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Bernard Bailyn, Director
HARVARD UNIVERSITY

 
 
PEOPLE AND THE LAND IN THE ATLANTIC WORLD
April 26, 2008    

 

This one-day Workshop examined the practices and theories of people’s engagement with the land: the forms and consequences of land distribution in conquered territories; the different meanings of possession, tenancy, and usufruct; the conflicts among and transformations in European concepts and practices of land management in the Americas; the passion of individual Europeans for free ownership of land in the Americas; and the role of available land overseas in Britain's "Great Divergence."

9:30-10:00 a.m.
Bernard Bailyn, Harvard University
Introduction

10:00-10:45 a.m.
Allan Greer, University of Toronto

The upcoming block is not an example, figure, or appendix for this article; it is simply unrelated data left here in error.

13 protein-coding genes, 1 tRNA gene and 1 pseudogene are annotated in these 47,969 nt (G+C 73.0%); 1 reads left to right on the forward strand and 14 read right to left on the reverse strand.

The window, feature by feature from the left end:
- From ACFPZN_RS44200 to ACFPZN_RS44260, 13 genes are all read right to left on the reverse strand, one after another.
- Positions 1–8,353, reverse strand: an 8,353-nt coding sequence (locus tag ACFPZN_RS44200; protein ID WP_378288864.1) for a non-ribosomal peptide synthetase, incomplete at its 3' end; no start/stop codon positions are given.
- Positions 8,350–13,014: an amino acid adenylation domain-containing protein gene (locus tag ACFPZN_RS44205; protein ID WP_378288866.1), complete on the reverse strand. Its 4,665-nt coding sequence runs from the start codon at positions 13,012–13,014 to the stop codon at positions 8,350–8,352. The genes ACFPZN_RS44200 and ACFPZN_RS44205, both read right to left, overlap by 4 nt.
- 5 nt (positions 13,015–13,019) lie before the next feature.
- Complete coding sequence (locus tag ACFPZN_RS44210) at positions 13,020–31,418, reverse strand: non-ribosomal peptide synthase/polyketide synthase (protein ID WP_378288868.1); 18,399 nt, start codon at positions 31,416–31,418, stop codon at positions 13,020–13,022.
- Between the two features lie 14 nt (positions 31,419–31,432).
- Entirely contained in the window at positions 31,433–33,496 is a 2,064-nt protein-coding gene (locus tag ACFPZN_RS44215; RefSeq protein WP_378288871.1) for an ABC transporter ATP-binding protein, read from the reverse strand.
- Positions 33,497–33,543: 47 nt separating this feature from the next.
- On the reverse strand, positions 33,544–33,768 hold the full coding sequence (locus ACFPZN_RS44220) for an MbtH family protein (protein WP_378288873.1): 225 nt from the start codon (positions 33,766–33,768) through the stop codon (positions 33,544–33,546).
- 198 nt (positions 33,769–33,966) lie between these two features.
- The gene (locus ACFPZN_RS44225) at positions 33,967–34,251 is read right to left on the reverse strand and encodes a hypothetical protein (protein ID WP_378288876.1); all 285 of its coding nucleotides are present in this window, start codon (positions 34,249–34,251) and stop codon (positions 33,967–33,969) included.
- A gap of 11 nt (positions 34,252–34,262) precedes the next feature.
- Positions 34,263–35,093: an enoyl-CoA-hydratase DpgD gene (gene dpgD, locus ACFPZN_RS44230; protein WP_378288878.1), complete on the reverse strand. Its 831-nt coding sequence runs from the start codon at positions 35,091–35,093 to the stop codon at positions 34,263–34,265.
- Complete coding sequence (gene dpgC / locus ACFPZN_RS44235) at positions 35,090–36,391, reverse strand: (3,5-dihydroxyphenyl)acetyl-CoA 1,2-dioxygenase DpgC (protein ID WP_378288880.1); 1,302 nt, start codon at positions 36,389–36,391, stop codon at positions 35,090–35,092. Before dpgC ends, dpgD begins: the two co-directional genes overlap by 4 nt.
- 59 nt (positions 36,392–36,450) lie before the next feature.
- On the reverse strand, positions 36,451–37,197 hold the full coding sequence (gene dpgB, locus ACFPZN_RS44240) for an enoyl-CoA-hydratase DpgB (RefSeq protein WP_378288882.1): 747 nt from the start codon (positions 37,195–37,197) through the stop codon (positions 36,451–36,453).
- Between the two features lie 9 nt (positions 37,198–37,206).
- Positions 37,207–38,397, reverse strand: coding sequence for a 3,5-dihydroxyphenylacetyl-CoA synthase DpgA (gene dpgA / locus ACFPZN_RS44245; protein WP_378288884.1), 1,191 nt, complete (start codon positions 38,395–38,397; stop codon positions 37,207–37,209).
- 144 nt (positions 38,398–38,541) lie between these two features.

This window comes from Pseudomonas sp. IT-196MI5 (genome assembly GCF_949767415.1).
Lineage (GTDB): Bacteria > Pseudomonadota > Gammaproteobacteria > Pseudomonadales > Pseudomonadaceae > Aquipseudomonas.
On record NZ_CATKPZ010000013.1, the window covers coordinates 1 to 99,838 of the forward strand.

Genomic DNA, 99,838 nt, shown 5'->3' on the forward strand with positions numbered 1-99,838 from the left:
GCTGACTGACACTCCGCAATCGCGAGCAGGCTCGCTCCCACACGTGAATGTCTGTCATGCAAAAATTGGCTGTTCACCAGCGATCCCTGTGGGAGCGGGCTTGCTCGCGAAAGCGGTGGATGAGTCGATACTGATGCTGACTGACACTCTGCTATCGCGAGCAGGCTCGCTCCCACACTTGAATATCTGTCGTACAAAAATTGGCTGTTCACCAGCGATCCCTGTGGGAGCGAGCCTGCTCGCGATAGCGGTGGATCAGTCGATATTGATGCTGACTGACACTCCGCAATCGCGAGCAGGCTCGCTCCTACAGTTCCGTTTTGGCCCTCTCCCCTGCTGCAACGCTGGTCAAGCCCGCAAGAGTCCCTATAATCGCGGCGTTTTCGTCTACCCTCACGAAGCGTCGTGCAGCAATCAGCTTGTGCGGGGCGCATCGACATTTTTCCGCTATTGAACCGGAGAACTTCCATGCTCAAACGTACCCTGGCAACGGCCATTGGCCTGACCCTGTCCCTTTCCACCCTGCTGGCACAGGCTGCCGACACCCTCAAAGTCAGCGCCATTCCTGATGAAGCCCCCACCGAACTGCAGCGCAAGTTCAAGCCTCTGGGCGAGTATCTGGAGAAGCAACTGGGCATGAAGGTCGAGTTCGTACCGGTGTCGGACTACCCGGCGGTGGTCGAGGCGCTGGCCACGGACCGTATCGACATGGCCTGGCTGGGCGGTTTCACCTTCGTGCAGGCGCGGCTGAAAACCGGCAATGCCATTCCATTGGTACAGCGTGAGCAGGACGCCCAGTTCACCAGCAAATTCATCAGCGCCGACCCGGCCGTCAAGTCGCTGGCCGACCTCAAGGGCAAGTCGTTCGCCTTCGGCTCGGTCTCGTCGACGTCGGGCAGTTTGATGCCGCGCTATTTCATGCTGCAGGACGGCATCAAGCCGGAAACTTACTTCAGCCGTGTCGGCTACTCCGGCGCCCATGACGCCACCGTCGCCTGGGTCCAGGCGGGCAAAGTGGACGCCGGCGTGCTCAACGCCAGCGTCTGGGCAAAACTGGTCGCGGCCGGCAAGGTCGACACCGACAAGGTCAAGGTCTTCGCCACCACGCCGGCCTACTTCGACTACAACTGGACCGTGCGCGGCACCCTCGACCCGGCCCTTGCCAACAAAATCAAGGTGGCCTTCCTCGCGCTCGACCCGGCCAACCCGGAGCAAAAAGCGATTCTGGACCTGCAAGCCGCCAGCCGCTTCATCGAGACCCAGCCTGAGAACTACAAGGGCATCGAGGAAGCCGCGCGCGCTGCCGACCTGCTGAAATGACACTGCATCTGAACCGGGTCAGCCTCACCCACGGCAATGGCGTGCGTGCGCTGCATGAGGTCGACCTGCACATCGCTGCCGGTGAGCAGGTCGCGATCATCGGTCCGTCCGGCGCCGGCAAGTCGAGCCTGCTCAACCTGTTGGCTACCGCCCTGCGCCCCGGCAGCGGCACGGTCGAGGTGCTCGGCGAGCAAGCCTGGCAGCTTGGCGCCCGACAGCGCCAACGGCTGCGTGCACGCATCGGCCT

"Feudal North America"

10:45-11:00 a.m. Break

11:00-11:45 a.m.
Stuart Banner, University of California, Los Angeles
"Manhattan for $24: Interpreting Indian Land Transactions of the Seventeenth and Eighteenth Centuries"

11:45 a.m.-12:30 p.m.
Rebecca Horn, University of Utah
"A Patchwork in the Countryside: Nahua and Spanish Land Tenure Practices in Central New Spain"

12:45-2:00 p.m. Lunch

2:00-2:45 p.m.
Claire Priest, Northwestern University
"Understanding the End of Entail: Information, Institutions, and Slavery in the American Revolutionary Period"

2:45-3:30 p.m.
Lauri Tähtinen, University of Cambridge
"Views of Land among the Jesuits and Amerindians in Sixteenth-Century Brazil"

3:30-3:45 p.m. Break

3:45-4:30 p.m.
Faren Siminoff, Nassau Community College
"Creating Atlantic America: Transforming Land to Property in the Seventeenth-Century Southern New England Basin"

5:00-7:00 p.m. Reception

 
 
     
  © 2009 by The President and Fellows of Harvard College. Created January 16, 1998; last revised February 24, 2011.